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Researchers Find Protein that Could Help Fight Antibiotic Resistance

Bacterial growth on medical devices—such as artificial hip implants, knee implants and catheters—are a major threat to patient health.

Now, investigators at The Scripps Research Institute (TSRI) and the University of Michigan (U-M), have found that a protein produced within the human body, not previously known to influence bacterial infections, could fight this problem. The team’s results were published recently in the journal Proceedings of the National Academy of Sciences.

When bacteria collect on a surface, such as a medical device, they form a protective layer called a "biofilm." These biofilms are held together by a scaffolding composed of a protein, called amyloid, produced by the bacteria.

In the case of implanted medical devices and catheters, biofilms protect bacterial colonies from the environment, including antibiotics a doctor might prescribe to attack the infection. In fact, a 2001 study found that 95 percent of urinary tract infections in critically ill patients were traced back to their catheters.

The researchers in the new study, led by Matthew Chapman, Ph.D., a U-M professor of molecular, cellular and developmental biology, and Joel Buxbaum, M.D., professor emeritus in the department of molecular medicine at TSRI, found that a protein produced by humans called transthyretin, or TTR, can suppress the formation of amyloid and biofilm in a particular strain of E. coli, a common cause of urinary tract infections in humans.

"One of the most important health implications for biofilms is on catheters. On any sort of device that you try to put in a human, a biofilm will form," Chapman said. "This is a huge, huge problem because even after being catheterized for just a few days, biofilm formation gives bacteria a chance to colonize the device, which can lead to serious infections that are difficult to eradicate."

The team studied how TTR interacted with a strain of E. coli found in human urinary tract infections. In UTIs, the bacterial strain settles into the bladder, forming biofilm communities. Bacteria in a biofilm encase themselves in a coat of amyloid fibers that help to protect them from stressors in the environment. E. coli amyloids are composed of a protein called CsgA. When the researchers mixed purified TTR and CsgA, they found that CsgA could not make protective amyloids. Further, when TTR was added to biofilm-forming bacterial colonies, biofilm formation was inhibited.

“It’s easier to break individual sticks rather than a bundle. Similarly, bacterial infections can be treated more effectively if bacteria are not held together in biofilms," said Neha Jain, lead author and a postdoctoral fellow in the Chapman lab. "We found that TTR can prevent biofilm formation in a uropathogenic E. coli strain, as well as other bacterial strains."

Taking down a bacteria's key defense against its environment could allow the body to fight the infection more effectively—or, Chapman said, allow physicians to prescribe a lower dose of antibiotics, or prescribe that a patient take antibiotics for a shorter period of time. This could help protect against the growing problem of antibiotic resistance.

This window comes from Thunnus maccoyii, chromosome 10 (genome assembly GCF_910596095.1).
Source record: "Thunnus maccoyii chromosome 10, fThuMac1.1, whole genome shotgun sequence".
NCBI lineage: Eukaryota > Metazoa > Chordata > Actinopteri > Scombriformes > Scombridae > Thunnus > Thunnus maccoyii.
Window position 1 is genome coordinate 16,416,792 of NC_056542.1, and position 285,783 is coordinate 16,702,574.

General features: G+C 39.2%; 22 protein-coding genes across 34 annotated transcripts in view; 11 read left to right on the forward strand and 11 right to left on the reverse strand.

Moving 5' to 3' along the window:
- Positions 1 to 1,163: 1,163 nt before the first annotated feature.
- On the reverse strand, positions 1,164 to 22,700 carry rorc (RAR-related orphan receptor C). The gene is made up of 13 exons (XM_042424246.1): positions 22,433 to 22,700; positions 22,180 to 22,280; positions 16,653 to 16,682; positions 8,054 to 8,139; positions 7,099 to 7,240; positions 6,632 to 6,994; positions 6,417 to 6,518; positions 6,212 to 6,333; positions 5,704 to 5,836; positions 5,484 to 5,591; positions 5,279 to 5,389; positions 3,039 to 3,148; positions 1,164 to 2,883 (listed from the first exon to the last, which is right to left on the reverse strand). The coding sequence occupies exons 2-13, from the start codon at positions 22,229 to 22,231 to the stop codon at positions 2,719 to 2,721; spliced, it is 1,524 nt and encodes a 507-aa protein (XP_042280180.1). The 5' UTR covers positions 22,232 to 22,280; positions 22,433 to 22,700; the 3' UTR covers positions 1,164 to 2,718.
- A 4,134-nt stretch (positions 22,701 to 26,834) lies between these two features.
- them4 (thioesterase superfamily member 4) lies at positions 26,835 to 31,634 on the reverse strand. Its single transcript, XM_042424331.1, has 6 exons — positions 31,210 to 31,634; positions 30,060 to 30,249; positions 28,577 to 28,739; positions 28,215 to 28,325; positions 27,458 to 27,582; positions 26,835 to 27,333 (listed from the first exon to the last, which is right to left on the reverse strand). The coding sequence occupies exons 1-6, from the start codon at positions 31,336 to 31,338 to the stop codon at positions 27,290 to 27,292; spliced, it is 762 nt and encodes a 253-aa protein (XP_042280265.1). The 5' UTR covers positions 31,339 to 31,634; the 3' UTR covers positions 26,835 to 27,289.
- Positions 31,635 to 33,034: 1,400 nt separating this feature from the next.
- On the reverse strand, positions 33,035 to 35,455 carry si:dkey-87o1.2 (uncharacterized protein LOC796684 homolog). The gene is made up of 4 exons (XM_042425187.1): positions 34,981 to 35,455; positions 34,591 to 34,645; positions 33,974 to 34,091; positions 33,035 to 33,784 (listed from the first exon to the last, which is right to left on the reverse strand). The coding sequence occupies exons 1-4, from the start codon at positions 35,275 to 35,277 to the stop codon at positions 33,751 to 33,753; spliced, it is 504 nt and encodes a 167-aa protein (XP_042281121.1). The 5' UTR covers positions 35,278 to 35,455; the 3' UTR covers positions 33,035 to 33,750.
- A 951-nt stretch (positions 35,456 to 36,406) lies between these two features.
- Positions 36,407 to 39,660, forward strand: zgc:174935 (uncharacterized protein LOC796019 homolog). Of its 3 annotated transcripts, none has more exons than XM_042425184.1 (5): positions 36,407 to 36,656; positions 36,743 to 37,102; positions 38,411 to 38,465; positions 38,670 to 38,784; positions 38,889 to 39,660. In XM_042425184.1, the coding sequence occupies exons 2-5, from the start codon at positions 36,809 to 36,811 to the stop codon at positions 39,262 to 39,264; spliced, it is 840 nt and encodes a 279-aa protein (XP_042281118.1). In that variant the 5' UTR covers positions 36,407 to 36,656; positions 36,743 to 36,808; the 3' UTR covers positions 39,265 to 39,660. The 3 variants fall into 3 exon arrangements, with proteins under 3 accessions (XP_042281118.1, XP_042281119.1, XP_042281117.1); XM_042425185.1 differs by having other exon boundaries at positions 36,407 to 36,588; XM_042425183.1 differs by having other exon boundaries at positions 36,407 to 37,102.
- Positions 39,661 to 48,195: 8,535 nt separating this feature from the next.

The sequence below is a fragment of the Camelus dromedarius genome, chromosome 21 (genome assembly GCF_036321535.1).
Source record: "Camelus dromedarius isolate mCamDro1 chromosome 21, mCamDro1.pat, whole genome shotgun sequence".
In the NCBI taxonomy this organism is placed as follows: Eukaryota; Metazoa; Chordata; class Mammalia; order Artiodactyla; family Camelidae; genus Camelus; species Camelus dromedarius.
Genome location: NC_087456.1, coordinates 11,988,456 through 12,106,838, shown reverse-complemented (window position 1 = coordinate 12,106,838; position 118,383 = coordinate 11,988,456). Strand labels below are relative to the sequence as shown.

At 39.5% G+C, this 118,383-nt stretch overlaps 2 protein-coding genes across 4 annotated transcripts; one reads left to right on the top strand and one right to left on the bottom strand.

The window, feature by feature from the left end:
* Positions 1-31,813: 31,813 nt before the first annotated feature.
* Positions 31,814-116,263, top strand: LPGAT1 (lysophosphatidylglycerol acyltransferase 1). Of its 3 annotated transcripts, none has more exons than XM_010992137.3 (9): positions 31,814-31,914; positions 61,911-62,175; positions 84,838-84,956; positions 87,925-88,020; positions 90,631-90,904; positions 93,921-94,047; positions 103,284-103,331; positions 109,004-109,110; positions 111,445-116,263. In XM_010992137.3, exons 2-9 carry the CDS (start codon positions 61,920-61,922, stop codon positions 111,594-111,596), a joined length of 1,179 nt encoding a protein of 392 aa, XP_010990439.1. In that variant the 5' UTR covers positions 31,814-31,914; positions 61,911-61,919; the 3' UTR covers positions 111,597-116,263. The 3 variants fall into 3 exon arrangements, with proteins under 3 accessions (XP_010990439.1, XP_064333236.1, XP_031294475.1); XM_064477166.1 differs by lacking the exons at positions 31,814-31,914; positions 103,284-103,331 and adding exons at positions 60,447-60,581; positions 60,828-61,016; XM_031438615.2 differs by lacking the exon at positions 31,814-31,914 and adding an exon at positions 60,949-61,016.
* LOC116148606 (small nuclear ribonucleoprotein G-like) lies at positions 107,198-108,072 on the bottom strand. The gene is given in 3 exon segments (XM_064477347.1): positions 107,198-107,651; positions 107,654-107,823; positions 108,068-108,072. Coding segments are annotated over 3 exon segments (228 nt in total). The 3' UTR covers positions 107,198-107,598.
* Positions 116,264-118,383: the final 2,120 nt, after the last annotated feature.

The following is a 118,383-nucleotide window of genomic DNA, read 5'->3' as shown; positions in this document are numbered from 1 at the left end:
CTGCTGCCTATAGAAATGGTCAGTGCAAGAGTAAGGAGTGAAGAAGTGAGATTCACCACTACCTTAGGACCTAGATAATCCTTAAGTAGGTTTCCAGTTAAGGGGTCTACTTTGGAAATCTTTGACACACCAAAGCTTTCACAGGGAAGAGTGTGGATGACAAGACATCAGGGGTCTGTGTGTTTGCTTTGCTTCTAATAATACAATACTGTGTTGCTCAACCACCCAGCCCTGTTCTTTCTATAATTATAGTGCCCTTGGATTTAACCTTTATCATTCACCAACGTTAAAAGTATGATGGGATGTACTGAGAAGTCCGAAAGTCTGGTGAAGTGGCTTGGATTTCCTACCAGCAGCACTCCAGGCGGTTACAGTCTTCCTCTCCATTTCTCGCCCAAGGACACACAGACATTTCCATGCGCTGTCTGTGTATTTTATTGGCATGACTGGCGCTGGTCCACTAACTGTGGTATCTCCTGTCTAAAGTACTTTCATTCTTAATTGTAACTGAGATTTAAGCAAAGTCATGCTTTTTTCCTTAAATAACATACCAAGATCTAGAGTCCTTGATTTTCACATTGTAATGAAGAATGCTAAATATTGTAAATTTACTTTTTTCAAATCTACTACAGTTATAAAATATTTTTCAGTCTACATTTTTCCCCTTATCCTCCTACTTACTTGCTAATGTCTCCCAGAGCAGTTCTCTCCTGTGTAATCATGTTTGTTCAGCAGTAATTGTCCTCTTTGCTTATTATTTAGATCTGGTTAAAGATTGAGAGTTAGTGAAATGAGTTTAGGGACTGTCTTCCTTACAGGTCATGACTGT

"It's possible that products based on these protein interactions, if coated on susceptible surfaces prior to insertion or implantation in patients could reduce this problem considerably,” said Buxbaum, who has long studied TTR.

Chapman and Buxbaum say implementing this will require more research, but the move would be positive.

"These biofilms both make bacteria resistant to antibiotics and resistant to many of the host responses," Chapman said. "If you could target that resistance, the host may be able to clear the infection, or you could potentially prescribe lower doses of antibiotics or shorten the duration of antibiotic usage, which would all be good things."

The research also highlights an interesting aspect of molecular biology, Buxbaum added.

“As a biologic phenomenon, it is interesting that humans and bacteria have evolved in such a way that both express molecules with structures similar enough to interact in a biologically significant manner, even though they have quite different functions in their hosts,” said Buxbaum.

The new study, “Inhibition of curli assembly and Escherichia coli biofilm formation by the human systemic amyloid precursor transthyretin,” also included authors from Umeå University. The research was supported by the National Institutes of Health (grants R01-GM118651 and R01-AI099099), an Mcubed grant, the Protein Folding Disease Initiative, the Swedish Research Council, the Knut and Alice Wallenberg Foundation, the Göran Gustafsson Foundation and the Swedish Foundation for Strategic Research.

Written by Morgan Sherburne, University of Michigan. Additional edits by Madeline McCurry-Schmidt, The Scripps Research Institute.

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“If you could target that resistance, the host may be able to clear the infection…”

— Joel Buxbaum, M.D.,
professor emeritus in the department of molecular medicine at TSRI